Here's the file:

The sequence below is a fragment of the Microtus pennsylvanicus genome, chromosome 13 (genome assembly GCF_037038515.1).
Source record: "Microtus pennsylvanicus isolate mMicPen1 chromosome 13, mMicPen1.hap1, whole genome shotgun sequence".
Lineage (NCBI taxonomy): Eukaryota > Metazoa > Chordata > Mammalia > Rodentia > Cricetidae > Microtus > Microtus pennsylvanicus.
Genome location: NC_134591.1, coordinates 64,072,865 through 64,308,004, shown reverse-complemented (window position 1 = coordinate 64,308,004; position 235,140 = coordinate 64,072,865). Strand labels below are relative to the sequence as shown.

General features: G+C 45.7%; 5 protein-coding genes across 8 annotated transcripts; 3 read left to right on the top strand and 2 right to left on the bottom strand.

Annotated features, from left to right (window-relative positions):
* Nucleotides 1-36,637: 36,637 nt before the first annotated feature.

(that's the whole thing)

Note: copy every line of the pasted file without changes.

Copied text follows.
The sequence below is a fragment of the Microtus pennsylvanicus genome, chromosome 13 (genome assembly GCF_037038515.1).
Source record: "Microtus pennsylvanicus isolate mMicPen1 chromosome 13, mMicPen1.hap1, whole genome shotgun sequence".
Lineage (NCBI taxonomy): Eukaryota > Metazoa > Chordata > Mammalia > Rodentia > Cricetidae > Microtus > Microtus pennsylvanicus.
Genome location: NC_134591.1, coordinates 64,072,865 through 64,308,004, shown reverse-complemented (window position 1 = coordinate 64,308,004; position 235,140 = coordinate 64,072,865). Strand labels below are relative to the sequence as shown.

General features: G+C 45.7%; 5 protein-coding genes across 8 annotated transcripts; 3 read left to right on the top strand and 2 right to left on the bottom strand.

Annotated features, from left to right (window-relative positions):
* Nucleotides 1-36,637: 36,637 nt before the first annotated feature.